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  1. Teleology and Defining Sex.Nathan K. Gamble & Michal Pruski - 2018 - The New Bioethics 24 (2):176-189.
    Disorders of sexual differentiation lead to what is often referred to as an intersex state. This state has medical, as well as some legal, recognition. Nevertheless, the question remains whether intersex persons occupy a state in between maleness and femaleness or whether they are truly men or women. To answer this question, another important conundrum needs to be first solved: what defines sex? The answer seems rather simple to most people, yet when morphology does not coincide with haplotypes, and genetics (...)
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  • Birth of the Eukaryotes by a Set of Reactive Innovations: New Insights Force Us to Relinquish Gradual Models.Dave Speijer - 2015 - Bioessays 37 (12):1268-1276.
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  • Mitonuclear Mate Choice: A Missing Component of Sexual Selection Theory?Geoffrey E. Hill - 2018 - Bioessays 40 (3):1700191.
    The fitness of a eukaryote hinges on the coordinated function of the products of its nuclear and mitochondrial genomes in achieving oxidative phosphorylation. I propose that sexual selection plays a key role in the maintenance of mitonuclear coadaptation across generations because it enables pre-zygotic sorting for coadapted mitonuclear genotypes. At each new generation, sexual reproduction creates new combinations of nuclear and mitochondrial genes, and the potential arises for mitonuclear incompatibilities and reduced fitness. In reviewing the literature, I hypothesize that individuals (...)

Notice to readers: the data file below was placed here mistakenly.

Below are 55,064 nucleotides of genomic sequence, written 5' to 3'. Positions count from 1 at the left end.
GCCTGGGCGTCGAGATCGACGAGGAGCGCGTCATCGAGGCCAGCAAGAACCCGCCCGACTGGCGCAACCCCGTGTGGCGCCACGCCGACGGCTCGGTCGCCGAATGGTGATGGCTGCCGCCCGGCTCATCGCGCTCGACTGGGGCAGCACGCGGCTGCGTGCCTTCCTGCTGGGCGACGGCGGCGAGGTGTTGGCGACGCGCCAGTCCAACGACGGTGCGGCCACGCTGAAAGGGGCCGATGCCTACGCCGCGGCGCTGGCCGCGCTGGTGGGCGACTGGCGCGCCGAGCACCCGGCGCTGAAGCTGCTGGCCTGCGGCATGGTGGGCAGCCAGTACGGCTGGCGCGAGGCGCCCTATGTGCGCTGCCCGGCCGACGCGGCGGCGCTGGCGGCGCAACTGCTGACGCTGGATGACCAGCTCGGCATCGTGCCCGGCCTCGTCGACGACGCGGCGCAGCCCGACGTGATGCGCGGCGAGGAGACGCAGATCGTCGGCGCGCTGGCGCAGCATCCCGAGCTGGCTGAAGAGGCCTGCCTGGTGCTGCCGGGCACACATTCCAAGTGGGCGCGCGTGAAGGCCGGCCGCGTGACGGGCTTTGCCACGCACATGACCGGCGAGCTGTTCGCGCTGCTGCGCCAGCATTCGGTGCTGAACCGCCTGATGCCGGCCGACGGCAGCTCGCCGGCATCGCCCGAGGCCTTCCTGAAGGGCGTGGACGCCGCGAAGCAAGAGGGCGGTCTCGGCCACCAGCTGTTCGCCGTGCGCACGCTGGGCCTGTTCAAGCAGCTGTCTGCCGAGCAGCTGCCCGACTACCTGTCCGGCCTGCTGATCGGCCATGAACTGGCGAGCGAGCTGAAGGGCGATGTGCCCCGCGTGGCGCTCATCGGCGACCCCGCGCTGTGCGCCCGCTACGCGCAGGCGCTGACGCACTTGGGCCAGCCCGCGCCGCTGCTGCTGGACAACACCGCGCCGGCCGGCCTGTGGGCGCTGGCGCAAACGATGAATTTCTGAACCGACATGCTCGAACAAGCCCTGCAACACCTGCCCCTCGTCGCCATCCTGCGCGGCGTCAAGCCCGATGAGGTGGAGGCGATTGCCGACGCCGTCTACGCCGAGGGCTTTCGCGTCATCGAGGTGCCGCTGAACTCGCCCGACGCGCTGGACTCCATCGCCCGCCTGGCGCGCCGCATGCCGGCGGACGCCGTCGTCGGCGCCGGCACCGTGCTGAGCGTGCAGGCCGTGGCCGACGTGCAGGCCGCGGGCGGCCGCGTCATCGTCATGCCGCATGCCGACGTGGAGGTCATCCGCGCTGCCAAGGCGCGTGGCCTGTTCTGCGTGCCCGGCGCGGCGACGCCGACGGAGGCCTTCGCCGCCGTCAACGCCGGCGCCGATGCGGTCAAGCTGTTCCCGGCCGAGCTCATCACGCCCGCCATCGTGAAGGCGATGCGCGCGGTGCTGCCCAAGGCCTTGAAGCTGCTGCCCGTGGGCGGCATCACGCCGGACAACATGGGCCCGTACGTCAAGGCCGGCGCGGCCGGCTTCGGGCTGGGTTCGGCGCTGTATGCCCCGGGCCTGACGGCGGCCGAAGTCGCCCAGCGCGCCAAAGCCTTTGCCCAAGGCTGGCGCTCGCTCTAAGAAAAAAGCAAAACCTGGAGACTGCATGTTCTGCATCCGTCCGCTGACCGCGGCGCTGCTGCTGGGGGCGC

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  • Intracellular Evolution of Mitochondrial DNA and the Tragedy of the Cytoplasmic Commons.David Haig - 2016 - Bioessays 38 (6):549-555.
    Mitochondria exist in large numbers per cell. Therefore, the strength of natural selection on individual mtDNAs for their contribution to cellular fitness is weak whereas the strength of selection in favor of mtDNAs that increase their own replication without regard for cellular functions is strong. This problem has been solved for most mitochondrial genes by their transfer to the nucleus but a few critical genes remain encoded by mtDNA. Organisms manage the evolution of mtDNA to prevent mutational decay of essential (...)
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  • Mitochondria: The Red Queen Lies Within.Bram Kuijper - 2015 - Bioessays 37 (9):934-934.
  • Mitochondrial Genome Erosion and the Evolution of Sex.Arunas L. Radzvilavicius - 2016 - Bioessays 38 (10):941-942.
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